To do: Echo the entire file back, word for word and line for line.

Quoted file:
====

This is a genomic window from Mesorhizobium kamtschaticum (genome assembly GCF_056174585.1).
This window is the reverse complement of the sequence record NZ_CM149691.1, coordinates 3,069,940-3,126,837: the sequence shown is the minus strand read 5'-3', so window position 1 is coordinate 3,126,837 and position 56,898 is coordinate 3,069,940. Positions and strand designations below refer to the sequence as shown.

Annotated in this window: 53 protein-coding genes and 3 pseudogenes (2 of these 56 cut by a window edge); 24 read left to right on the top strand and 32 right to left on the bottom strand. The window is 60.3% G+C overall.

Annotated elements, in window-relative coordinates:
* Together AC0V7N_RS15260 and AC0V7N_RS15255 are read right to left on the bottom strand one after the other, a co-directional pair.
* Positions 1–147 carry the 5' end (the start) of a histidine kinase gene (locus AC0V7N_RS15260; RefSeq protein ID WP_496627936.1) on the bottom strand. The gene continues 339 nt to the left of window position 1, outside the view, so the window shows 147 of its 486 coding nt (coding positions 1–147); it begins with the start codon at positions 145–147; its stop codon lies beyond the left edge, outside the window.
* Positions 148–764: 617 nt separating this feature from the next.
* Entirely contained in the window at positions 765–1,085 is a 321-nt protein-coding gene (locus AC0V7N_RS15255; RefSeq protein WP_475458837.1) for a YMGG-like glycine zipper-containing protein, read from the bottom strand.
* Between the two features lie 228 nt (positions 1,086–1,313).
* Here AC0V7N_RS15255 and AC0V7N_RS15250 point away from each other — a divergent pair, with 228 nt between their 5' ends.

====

This is a genomic window from Mesorhizobium kamtschaticum (genome assembly GCF_056174585.1).
This window is the reverse complement of the sequence record NZ_CM149691.1, coordinates 3,069,940-3,126,837: the sequence shown is the minus strand read 5'-3', so window position 1 is coordinate 3,126,837 and position 56,898 is coordinate 3,069,940. Positions and strand designations below refer to the sequence as shown.

Annotated in this window: 53 protein-coding genes and 3 pseudogenes (2 of these 56 cut by a window edge); 24 read left to right on the top strand and 32 right to left on the bottom strand. The window is 60.3% G+C overall.

Annotated elements, in window-relative coordinates:
* Together AC0V7N_RS15260 and AC0V7N_RS15255 are read right to left on the bottom strand one after the other, a co-directional pair.
* Positions 1–147 carry the 5' end (the start) of a histidine kinase gene (locus AC0V7N_RS15260; RefSeq protein ID WP_496627936.1) on the bottom strand. The gene continues 339 nt to the left of window position 1, outside the view, so the window shows 147 of its 486 coding nt (coding positions 1–147); it begins with the start codon at positions 145–147; its stop codon lies beyond the left edge, outside the window.
* Positions 148–764: 617 nt separating this feature from the next.
* Entirely contained in the window at positions 765–1,085 is a 321-nt protein-coding gene (locus AC0V7N_RS15255; RefSeq protein WP_475458837.1) for a YMGG-like glycine zipper-containing protein, read from the bottom strand.
* Between the two features lie 228 nt (positions 1,086–1,313).
* Here AC0V7N_RS15255 and AC0V7N_RS15250 point away from each other — a divergent pair, with 228 nt between their 5' ends.